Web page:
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Best of Brooklyn: Top 5 Museums

Whether you're into contemporary art or a curious Brooklyn resident who wants to know more about the historical events that shaped the city, these five museums have something for everyone.
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The Brooklyn Museum.

Brooklyn has several museums showcasing the city's diverse aspects of art, culture, and history. 

Whether you're into contemporary art or a curious Brooklyn resident who wants to know more about the historical events that shaped the city, these five museums have something for everyone.

Here are five notable museums to visit in person or online in Brooklyn:

 

  1. Brooklyn MuseumLocated at 200 Eastern Pkwy, the Brooklyn Museum is one of the largest and oldest art museums in the USA. It houses an extensive collection that spans ancient Egyptian artifacts to contemporary art. It features many exhibits, including American art, European paintings, and impressive temporary exhibitions.
  2. New York Transit MuseumLocated in a decommissioned subway station at 99 Schermerhorn St., the New York Transit Museum explores the city's public transportation history. Visitors can see vintage subway cars, buses, and various exhibits detailing the evolution of the New York City transit system.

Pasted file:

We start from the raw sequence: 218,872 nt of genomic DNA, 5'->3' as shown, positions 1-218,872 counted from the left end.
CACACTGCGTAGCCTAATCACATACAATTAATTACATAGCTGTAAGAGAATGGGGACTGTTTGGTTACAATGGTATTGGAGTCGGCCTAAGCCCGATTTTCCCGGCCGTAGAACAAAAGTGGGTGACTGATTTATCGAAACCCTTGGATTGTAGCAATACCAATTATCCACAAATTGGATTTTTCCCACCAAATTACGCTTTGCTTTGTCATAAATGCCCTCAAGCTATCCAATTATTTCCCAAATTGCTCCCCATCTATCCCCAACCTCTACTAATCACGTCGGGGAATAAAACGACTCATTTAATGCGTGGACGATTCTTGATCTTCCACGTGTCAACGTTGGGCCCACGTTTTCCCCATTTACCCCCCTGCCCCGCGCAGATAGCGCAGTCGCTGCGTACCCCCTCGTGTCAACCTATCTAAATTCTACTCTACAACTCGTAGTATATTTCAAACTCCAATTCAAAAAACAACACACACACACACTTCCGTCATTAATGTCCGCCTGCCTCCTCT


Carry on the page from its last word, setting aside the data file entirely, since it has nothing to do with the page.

3. Museum of Contemporary African Diasporan Arts (MoCADA)Located at 80 Hanson Pl, MoCADA is dedicated to contemporary art that explores the African diaspora. It features a variety of exhibitions, performances, and programs that highlight the cultural contributions of people of African descent.
  4. Brooklyn Historical Society- At 128 Pierrepont St, the organization is dedicated to preserving and celebrating the history of Brooklyn. It features exhibits, educational programs, and a library that houses a collection of documents, photographs, and artifacts related to the borough's past.
  5. Morbid Anatomy MuseumLocated at 254 36th St. (Building 2, Rm B421 in Industry City), the Morbid Anatomy Museum focuses on the intersections of art, science, and death. It explored topics like taxidermy, medical history, and the macabre through exhibitions, lectures, and workshops. 

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